Despite the dull mizzly weather, aware that the first lorry load of steel had already been delivered last week, it was with keen anticipation and some excitement that I made my usual Wednesday visit to Tankerville Terrace today. And I was not disappointed. Even from the road, through the yellowing, autumn leaves there were tantalising glimpses of silvery steel against the gloomy, grey sky.
My regular as clockwork Wednesday visits, camera in hand, were no longer unusual events for the industrious yet also very friendly workforce on site. Particularly welcoming and helpful was Wates’ Site Gateman, Peter Wilson, who, with the permission of Project Manager Nick White, was now allowing me inside the gates at a safe-distance from all activity to enable me to get better shots. This was a real bonus now as the steel structure would have remained partly obscured by the trees from behind the gate – the first time the leafiness of the Church High site would have proved a problem!
Although only a small section of the steel frame had been erected, enough was there for one to start to see the building’s shape already developing. The sides of the building facing Tankerville Terrace and the Sports Hall will be three storeys high and the back section visible from St Mary’s Court (formerly the Princess Mary Maternity Unit) will be only two storeys. This area is planned to be a roof garden.
There were big changes to be seen to my left today too. In the intervening week, the single-storey kitchen area of the Church High old building must have been demolished and new foundations were in the process of being prepared. A new three-storey, glass-fronted extension is planned for this space. This circulation ‘shaft’ will provide access across to the new build in addition to housing the relocated main North staircase which Wates recently demolished.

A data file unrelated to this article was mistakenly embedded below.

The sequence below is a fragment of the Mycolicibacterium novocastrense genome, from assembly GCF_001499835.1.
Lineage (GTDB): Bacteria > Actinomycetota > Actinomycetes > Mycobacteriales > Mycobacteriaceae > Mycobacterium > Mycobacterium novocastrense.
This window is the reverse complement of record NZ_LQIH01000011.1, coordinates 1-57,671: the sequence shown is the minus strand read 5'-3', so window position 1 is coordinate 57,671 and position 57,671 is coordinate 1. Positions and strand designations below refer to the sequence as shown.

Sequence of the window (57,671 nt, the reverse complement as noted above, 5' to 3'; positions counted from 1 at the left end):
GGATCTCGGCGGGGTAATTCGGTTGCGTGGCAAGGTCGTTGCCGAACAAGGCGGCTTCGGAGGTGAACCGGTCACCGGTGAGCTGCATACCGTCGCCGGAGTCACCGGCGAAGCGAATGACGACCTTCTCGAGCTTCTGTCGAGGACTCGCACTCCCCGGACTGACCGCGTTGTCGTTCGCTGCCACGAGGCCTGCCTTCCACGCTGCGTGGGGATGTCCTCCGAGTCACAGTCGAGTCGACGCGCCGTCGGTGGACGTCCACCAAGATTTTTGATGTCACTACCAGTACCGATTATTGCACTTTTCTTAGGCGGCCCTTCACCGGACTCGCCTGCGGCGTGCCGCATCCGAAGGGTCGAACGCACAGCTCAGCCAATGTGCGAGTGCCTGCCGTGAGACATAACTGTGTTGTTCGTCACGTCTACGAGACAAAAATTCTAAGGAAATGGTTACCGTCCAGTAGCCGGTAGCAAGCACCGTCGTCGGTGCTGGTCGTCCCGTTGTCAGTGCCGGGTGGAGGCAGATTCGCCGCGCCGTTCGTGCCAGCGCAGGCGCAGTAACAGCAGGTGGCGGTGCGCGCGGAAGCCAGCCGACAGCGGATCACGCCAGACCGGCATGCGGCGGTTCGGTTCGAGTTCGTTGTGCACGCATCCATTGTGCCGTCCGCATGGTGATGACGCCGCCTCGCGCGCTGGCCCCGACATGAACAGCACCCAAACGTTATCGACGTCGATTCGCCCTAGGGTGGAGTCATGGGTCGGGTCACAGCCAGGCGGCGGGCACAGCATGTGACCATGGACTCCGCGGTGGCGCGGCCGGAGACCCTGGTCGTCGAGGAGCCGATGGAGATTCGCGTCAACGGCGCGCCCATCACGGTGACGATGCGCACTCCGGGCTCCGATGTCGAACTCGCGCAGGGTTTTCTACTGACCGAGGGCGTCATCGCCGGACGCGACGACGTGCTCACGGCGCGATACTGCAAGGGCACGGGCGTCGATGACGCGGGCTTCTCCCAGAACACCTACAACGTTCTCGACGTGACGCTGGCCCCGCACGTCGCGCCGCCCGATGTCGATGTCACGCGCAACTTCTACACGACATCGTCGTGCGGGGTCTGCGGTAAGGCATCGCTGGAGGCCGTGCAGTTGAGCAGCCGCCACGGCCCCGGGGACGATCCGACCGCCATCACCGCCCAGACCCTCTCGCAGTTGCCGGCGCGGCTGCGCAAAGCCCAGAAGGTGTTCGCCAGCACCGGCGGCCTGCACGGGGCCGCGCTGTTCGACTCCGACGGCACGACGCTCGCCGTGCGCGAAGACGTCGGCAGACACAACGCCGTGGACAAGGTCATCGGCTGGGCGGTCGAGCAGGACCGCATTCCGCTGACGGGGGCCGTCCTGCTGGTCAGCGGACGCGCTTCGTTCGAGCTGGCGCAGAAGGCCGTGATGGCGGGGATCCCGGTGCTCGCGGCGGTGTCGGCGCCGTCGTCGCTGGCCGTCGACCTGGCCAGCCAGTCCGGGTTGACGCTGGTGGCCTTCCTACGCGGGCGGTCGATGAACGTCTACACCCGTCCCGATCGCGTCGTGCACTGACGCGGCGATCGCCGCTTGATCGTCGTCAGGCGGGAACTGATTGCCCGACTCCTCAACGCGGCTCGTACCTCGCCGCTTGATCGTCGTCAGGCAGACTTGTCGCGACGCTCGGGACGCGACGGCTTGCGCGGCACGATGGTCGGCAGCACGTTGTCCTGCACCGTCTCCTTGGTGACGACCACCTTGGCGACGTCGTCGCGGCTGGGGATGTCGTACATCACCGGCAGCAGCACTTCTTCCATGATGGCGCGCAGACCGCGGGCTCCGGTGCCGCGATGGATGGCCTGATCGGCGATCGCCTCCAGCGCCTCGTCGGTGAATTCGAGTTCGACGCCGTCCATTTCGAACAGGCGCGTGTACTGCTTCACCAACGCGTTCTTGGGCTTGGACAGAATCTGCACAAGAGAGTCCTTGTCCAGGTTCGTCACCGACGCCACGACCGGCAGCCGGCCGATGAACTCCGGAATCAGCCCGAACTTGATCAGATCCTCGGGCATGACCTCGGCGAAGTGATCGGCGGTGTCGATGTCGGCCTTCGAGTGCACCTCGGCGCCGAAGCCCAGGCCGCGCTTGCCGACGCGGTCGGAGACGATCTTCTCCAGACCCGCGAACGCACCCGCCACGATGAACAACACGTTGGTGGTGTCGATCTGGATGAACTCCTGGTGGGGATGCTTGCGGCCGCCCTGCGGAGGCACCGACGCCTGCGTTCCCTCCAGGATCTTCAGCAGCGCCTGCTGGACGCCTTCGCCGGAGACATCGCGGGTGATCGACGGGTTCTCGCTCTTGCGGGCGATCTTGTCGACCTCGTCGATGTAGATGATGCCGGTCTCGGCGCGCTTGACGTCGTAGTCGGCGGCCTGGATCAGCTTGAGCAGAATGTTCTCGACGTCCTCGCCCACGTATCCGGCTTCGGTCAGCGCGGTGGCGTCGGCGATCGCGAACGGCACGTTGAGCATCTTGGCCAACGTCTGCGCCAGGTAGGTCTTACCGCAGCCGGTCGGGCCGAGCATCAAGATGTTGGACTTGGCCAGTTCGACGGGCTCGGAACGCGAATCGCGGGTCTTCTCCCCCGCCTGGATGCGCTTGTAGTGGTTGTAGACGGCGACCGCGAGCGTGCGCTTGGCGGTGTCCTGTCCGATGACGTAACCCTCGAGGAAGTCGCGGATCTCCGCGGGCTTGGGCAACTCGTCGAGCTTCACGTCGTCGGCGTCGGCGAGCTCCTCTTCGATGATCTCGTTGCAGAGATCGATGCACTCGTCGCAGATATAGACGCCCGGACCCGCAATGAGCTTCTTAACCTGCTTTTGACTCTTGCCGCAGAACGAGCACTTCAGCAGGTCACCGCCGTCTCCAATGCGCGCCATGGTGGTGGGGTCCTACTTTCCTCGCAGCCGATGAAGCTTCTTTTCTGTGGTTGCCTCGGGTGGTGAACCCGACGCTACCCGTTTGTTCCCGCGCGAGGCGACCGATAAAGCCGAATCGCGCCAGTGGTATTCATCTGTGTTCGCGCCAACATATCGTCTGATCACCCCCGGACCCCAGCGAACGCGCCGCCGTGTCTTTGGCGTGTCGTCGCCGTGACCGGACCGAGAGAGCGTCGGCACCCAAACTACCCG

It took a little while to acclimatise myself to what I was actually looking at as I peered with keen interest into the dark recesses of the much-loved main building for the first time in a very long time. The window frames and doorways now gaping open to the elements, offering tantalising glimpses into rooms we all know like the back of our hands, will presumably either be blocked up soon or become internal openings of some sort or other. However, for the moment, the imagination was free to wander once again into the Dining Hall and Kitchen areas left, centre and right on the Ground Floor; to the Social Staffroom and Staff Ladies’ Toilets (left), Room 9 (centre) and the Geography corridor (right) on the First Floor; and on the Second Floor, high up on the left, the Staff IT Room and Steven Farrell’s IT Manager’s Office (themselves formerly the Careers Room and the School Sickbay, complete with its bell connected to the Staffroom!)
The only constant in life is change, as we all know, but it is still hard to accept this sometimes. The new always will be built on the foundations of past things and, as a consequence of this, life goes on. But the past will always be there. To paraphrase the novelist LP Hartley, it is merely another country where people did things differently.